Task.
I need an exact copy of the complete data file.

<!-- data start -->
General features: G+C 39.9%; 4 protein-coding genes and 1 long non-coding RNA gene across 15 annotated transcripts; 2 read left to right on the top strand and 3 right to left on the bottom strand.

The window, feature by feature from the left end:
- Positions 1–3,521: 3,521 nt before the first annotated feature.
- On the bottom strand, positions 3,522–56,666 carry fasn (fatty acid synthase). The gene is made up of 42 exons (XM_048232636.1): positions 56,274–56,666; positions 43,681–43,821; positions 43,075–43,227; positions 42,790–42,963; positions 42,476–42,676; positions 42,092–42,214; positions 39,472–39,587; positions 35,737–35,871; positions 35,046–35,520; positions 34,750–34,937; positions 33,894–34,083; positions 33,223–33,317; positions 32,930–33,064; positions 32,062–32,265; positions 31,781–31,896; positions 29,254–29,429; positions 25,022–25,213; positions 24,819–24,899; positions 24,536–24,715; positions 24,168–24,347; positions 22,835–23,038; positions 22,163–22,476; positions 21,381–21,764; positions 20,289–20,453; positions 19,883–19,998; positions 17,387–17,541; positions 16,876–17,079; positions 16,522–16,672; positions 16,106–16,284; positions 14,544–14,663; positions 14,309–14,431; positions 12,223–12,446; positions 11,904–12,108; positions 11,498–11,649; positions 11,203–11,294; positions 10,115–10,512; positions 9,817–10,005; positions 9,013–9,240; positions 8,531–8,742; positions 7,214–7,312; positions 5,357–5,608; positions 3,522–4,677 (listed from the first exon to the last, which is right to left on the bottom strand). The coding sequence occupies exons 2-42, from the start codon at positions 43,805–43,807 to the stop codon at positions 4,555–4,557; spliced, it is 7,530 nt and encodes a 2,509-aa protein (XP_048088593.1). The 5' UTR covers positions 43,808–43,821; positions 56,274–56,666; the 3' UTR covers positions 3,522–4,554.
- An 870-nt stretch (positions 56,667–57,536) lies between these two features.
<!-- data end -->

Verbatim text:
General features: G+C 39.9%; 4 protein-coding genes and 1 long non-coding RNA gene across 15 annotated transcripts; 2 read left to right on the top strand and 3 right to left on the bottom strand.

The window, feature by feature from the left end:
- Positions 1–3,521: 3,521 nt before the first annotated feature.
- On the bottom strand, positions 3,522–56,666 carry fasn (fatty acid synthase). The gene is made up of 42 exons (XM_048232636.1): positions 56,274–56,666; positions 43,681–43,821; positions 43,075–43,227; positions 42,790–42,963; positions 42,476–42,676; positions 42,092–42,214; positions 39,472–39,587; positions 35,737–35,871; positions 35,046–35,520; positions 34,750–34,937; positions 33,894–34,083; positions 33,223–33,317; positions 32,930–33,064; positions 32,062–32,265; positions 31,781–31,896; positions 29,254–29,429; positions 25,022–25,213; positions 24,819–24,899; positions 24,536–24,715; positions 24,168–24,347; positions 22,835–23,038; positions 22,163–22,476; positions 21,381–21,764; positions 20,289–20,453; positions 19,883–19,998; positions 17,387–17,541; positions 16,876–17,079; positions 16,522–16,672; positions 16,106–16,284; positions 14,544–14,663; positions 14,309–14,431; positions 12,223–12,446; positions 11,904–12,108; positions 11,498–11,649; positions 11,203–11,294; positions 10,115–10,512; positions 9,817–10,005; positions 9,013–9,240; positions 8,531–8,742; positions 7,214–7,312; positions 5,357–5,608; positions 3,522–4,677 (listed from the first exon to the last, which is right to left on the bottom strand). The coding sequence occupies exons 2-42, from the start codon at positions 43,805–43,807 to the stop codon at positions 4,555–4,557; spliced, it is 7,530 nt and encodes a 2,509-aa protein (XP_048088593.1). The 5' UTR covers positions 43,808–43,821; positions 56,274–56,666; the 3' UTR covers positions 3,522–4,554.
- An 870-nt stretch (positions 56,667–57,536) lies between these two features.